- Quino provides all 9 essential (of 20) amino acids
- Iron found in plant foods (nonheme iron) is lower in bioavailability than heme iron found in animal foods. Thus the recommended iron intake as per the US Dietary Reference Intakes (DRIs) is 80% higher for vegetarians.
- Sunlight, cod liver oil, egg yolks are sources of Vitamin D
- Omega-3 fatty acids are found in plant foods like walnuts, flax seed, canola and soybean oil
- Organic food does not result in better nutrition but means safer food
- Organic and natural (natural is not a term approved by FDA) are not the same thing
- GMOs (Genetically Modified Organisms – foods) can be plant or animal foods
- GMOs have been around for centuries. Historically, farmers bred plants & animals for thousands of years to produce desired traits
- GMOs can be bioengineered to alter taste, nutrient content, and perishability (shelf life).
- Monsanto introduced its GM crops in the 1990s. They've been adopted by 28 countries (including US and China) and planted on 11% of the world's arable land, including half the cropland in the US.
- About 90% of the corn, cotton and soyabeans grown in the US are genetically modified.
- Modified plants or animals may have genetic changes that are unexpected and harmful
- People living in the following geographic areas have been found to have measurably longer lives: the Provence of Okinawa in Japan, the Lome Linda area of California, the Italian island of Sardinia, New Scotia in Canada, Nicoya Peninsula in Guanacaste, Costa Rica. People in "The Blue Zones" have lower incidence of diseases associated with old age and fewer physical limitations.
- The Okinawan diet consists of low-calorie, nutrient dense, antioxidant rich dietary pattern low in glycemic load
- Key behaviors and practices of populations living longer:
# a regular, natural tendency to be active
# a habit of eating less than average
# active participation in a community (faith or family based)
# a "plan" or purpose

- The water content in foods provides about 25% of our water needs.
- Before exercise, a meal or snack that is rich in carbohydrate enhances performance, boosts glycogen stores, and helps sustain blood glucose levels. Carbohydrate foods with lower glycemic index are recommended (foods that do not raise blood sugar too rapidly).
- Percent of carbohydrate used as fuel by muscle varies by intensity. The greater the intensity, the greater reliance on carbohydrate as fuel: approximately 40% when walking, 50% when jogging, 80% when running, and 95% when sprinting.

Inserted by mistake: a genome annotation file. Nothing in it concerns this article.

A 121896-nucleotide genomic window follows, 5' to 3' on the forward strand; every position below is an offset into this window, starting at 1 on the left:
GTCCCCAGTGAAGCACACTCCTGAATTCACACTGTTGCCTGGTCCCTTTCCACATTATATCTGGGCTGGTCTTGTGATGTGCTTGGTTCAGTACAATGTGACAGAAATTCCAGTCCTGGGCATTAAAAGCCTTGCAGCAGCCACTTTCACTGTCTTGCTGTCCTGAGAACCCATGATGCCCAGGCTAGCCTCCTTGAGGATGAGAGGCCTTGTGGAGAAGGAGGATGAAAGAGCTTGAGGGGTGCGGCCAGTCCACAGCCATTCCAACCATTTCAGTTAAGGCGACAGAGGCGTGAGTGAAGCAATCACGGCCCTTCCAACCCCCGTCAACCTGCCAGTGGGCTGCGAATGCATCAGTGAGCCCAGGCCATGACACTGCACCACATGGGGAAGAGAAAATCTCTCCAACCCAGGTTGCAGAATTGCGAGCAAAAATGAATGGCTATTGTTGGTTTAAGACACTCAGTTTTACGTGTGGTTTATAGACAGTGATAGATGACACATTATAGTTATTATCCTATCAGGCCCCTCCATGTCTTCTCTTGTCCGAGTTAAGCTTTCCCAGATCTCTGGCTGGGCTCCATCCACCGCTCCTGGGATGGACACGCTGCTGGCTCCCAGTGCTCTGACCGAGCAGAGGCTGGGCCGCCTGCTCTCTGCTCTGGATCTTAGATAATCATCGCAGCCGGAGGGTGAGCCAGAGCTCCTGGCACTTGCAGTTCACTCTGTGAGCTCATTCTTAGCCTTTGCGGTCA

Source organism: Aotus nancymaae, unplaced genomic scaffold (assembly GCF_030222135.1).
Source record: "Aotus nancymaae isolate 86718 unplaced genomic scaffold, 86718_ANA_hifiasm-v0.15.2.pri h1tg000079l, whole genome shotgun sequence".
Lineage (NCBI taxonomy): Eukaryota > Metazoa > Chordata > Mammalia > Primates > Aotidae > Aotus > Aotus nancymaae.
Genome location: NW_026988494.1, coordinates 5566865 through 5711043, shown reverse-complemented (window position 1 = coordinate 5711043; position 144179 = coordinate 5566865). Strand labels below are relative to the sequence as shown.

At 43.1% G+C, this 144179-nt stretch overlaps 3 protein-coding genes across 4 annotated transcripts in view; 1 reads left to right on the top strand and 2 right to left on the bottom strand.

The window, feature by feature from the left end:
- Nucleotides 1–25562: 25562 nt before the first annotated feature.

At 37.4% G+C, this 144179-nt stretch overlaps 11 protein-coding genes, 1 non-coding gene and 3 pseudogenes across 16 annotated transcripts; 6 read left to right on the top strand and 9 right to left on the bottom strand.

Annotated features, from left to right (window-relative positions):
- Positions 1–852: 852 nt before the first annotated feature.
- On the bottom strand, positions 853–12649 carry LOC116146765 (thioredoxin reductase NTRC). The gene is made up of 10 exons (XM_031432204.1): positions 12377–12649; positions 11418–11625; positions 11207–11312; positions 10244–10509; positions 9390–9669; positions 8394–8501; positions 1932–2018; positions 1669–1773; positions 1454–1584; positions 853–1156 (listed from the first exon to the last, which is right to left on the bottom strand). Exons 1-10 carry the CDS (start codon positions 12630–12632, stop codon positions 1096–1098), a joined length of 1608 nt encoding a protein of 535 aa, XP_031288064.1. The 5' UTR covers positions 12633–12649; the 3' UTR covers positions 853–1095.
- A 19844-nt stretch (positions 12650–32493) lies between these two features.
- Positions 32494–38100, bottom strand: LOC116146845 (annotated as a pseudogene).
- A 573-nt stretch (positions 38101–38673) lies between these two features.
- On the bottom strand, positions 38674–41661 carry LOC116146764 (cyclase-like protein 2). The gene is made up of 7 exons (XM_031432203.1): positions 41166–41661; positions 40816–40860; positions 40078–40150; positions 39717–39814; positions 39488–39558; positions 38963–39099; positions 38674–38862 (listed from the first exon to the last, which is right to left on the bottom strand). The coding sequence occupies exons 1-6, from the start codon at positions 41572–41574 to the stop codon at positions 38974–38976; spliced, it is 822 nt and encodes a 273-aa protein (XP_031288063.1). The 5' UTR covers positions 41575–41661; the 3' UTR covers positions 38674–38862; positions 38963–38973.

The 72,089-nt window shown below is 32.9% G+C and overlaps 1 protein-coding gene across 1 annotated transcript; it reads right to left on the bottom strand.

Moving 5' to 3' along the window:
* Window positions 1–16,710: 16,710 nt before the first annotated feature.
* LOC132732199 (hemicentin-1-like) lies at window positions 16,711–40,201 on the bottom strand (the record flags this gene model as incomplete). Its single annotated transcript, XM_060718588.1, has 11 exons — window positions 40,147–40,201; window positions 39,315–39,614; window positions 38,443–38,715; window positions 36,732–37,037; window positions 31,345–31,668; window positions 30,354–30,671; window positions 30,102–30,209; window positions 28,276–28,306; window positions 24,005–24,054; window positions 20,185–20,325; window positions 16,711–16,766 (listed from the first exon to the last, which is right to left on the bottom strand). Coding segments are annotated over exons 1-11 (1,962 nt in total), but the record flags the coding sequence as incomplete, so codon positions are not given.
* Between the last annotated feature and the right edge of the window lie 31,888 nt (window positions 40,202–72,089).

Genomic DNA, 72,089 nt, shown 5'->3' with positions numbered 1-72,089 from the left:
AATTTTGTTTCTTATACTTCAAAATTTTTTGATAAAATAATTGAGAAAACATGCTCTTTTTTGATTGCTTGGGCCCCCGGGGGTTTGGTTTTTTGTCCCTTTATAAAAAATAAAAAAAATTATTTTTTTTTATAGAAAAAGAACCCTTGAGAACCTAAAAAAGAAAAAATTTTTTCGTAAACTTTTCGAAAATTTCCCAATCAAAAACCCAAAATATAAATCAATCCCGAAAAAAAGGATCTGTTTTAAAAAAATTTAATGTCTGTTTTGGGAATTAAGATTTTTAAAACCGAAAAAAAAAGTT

- Activities of low-to-moderate intensity are “aerobic” or “oxygen requiring” and burn primarily fatty acids as fuel. Oxygen is required to convert fat into energy.
- Higher intensity or anaerobic (without oxygen) activity relies primarily on carbohydrate (glucose) as fuel.
- Much of the glucose for intense activities comes from the body's limited storage form of carbohydrate or glycogen.
- Glycogen, the storage form of carbohydrate in the body, is found in our muscles and liver.
- Several health and sports medicine organizations all focus on at least 30 minutes of physical activity on five or more days a week (150 minutes) as a goal for adults or 20-60 minutes of vigorous-intensity exercise three days a week.
- Food allergies are a reproducible, adverse reaction to a food that is cause by a type of immune reaction to an allergen (usually protein) in food.
- A food intolerance is a reproducible, adverse reaction to a food that is not a direct result of an immune response.
- Exception: Celiac disease is an inherited autoimmune disease that is considered a food intolerance not an allergy. The disease is characterized by inflammation of the small-intestine lining resulting from a genetic gluten intolerance.
- Lactose intolerance or maldigestion is caused by low production of lactase, an enzyme that helps digest milk.

Also see:
Book Review: Cooking for Geeks by Jeff Potter
Book Review: Foods That Harm, Foods That Heal